One of the allegations of abuse at the camp is the abuse of the religion of the detainees.[39][40][41][42][43][44]
The U.S. government has claimed that they respect all religious and
cultural sensitivities. However, prisoners released from the camp have
alleged that abuse of religion including flushing the Qur'an down the toilet,
defacing the Qur'an, writing comments and remarks on the Qur'an,
tearing pages out of the Qur'an and denying detainees a copy of the
Qur'an[citation needed]. These allegations were highlighted by Pakistani politician Imran Khan.
Some of these abuses have been seen as emblematic of the whole military
leadership's approach toward treatment of the prisoners while others
argue that many abuses are performed and directed on an individual level
with severe disciplinary repercussions if discovered. One of the
justifications offered for the continued detention of Mesut Sen, during his Administrative Review Board hearing, was:[45]

"Emerging as a leader, the detainee has been leading the detainees
around him in prayer. The detainees listen to him speak and follow his
actions during prayer."

Red Cross inspectors and released detainees have alleged acts of torture,[46][47] including sleep deprivation, beatings and locking in confined and cold cells. Human rights groups argue that indefinite detention constitutes torture.[who?]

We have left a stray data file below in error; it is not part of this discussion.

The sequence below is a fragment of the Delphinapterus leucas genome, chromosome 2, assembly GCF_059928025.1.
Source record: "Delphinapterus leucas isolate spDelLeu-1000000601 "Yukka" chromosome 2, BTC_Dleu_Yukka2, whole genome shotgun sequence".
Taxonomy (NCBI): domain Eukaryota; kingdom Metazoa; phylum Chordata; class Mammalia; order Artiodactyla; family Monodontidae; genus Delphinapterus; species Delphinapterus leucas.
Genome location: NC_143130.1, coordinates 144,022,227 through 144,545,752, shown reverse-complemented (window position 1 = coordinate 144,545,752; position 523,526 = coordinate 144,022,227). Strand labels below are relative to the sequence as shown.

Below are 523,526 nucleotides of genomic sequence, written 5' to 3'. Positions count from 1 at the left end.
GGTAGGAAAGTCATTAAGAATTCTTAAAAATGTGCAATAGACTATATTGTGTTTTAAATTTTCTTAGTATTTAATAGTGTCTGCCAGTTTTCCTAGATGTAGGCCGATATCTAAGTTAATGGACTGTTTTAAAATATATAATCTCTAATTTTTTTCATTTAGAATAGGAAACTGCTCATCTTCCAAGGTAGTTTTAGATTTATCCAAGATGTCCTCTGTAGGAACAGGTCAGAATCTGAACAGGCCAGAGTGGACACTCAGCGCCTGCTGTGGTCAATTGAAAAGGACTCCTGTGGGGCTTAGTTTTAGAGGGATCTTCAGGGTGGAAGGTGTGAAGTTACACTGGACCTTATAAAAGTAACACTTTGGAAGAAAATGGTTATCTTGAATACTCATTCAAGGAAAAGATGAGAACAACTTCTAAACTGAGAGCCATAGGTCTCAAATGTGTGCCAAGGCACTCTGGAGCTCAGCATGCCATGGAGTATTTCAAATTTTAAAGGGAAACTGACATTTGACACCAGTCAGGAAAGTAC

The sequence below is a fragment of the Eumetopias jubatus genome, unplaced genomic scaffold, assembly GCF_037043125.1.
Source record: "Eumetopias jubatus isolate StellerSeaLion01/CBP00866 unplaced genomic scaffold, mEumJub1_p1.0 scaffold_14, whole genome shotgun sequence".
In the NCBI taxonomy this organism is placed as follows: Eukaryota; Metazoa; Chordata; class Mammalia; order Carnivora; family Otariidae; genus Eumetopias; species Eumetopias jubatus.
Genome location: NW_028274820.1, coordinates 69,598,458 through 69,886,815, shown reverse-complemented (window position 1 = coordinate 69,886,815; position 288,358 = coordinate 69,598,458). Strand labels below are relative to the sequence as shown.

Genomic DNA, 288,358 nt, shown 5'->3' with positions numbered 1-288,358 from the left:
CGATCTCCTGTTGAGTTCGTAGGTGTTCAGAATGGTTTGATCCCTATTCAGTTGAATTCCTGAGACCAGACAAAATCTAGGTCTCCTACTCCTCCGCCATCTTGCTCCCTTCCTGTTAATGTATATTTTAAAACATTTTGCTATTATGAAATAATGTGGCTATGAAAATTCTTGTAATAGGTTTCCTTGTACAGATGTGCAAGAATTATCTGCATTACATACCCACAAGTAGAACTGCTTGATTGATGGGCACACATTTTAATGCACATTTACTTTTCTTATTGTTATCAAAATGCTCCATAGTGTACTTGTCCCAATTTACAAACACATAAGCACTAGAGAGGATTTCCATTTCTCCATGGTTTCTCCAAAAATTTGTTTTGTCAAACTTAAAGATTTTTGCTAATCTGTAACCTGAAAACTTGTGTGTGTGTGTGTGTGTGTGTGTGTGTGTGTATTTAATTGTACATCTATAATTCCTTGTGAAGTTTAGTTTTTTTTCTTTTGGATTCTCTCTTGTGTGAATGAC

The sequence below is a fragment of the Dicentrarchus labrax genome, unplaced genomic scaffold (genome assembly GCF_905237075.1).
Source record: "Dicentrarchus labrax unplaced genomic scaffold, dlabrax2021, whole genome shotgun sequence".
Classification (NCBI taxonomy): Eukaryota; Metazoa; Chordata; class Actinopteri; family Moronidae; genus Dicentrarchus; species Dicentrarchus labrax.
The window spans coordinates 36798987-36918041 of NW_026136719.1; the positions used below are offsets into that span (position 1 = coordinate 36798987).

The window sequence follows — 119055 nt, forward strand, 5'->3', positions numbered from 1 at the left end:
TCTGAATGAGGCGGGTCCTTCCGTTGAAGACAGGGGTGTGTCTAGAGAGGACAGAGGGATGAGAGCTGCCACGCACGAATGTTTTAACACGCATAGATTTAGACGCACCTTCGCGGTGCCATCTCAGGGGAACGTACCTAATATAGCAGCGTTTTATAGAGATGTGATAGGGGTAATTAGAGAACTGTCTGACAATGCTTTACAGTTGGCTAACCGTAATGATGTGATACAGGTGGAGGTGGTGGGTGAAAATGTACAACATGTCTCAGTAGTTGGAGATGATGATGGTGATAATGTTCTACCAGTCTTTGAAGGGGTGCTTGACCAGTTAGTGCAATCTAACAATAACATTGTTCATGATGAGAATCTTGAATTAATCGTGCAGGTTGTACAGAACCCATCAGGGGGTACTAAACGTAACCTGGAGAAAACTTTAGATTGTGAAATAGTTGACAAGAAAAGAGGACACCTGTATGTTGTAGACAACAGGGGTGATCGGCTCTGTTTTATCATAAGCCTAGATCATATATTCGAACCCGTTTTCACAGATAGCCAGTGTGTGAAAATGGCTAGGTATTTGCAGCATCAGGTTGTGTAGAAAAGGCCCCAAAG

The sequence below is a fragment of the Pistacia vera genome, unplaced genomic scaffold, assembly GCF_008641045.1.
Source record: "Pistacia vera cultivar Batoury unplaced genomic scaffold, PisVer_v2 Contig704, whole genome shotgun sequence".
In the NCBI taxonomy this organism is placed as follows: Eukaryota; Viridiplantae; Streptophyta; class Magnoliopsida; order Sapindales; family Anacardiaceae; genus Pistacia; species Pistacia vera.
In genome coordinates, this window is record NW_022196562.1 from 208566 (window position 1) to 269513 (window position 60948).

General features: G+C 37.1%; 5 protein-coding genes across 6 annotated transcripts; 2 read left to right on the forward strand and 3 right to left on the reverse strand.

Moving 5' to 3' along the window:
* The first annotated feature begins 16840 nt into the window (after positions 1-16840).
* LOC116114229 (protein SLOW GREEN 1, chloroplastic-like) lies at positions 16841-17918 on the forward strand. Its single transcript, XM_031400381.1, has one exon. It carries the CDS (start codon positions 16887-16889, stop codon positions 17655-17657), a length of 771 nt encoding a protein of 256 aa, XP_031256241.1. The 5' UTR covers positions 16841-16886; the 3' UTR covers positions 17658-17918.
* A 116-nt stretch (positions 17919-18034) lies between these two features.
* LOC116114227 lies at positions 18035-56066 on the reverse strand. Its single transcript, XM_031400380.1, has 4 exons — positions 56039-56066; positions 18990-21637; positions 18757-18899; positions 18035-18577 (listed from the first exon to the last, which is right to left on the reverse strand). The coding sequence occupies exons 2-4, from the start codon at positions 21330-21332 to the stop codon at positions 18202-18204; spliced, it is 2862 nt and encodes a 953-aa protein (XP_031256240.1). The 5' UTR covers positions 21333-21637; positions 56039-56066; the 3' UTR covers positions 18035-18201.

The use of Guantánamo Bay as a military prison has drawn criticism from human rights organizations and others, who cite reports that detainees have been tortured[48]
or otherwise poorly treated. Supporters of the detention argue that
trial review of detentions has never been afforded to prisoners of war,
and that it is reasonable for enemy combatants to be detained until the
cessation of hostilities.

The dental care of Guantanamo Bay detainees is good, according to the United States Department of Defense.[citation needed]

[edit] Prisoner complaints

Three British Muslim prisoners, now known in the media as the "Tipton Three", were released in 2004 without charge. The three have alleged ongoing torture, sexual degradation, forced drugging and religious persecution being committed by U.S. forces at Guantánamo Bay.[49] Former Guantanamo detainee Mehdi Ghezali
was freed without charge on July 9, 2004, after two and a half years
internment. Ghezali has claimed that he was the victim of repeated
torture. Omar Deghayes alleges he was blinded by pepper spray during his detention.[50] Juma Al Dossary claims he was interrogated hundreds of times, beaten, tortured with broken glass, barbed wire, burning cigarettes, and sexual assaults.[51] David Hicks also made allegations of torture and mistreatment in Guantánamo Bay, but as part of his plea bargain Hicks withdrew the allegations.

An Associated Press report claims that some detainees were turned over to the U.S. by Afghan tribesmen in return for cash bounties[52] The first Denbeaux study
reproduces copies of several of leaflets, flyers and posters the U.S.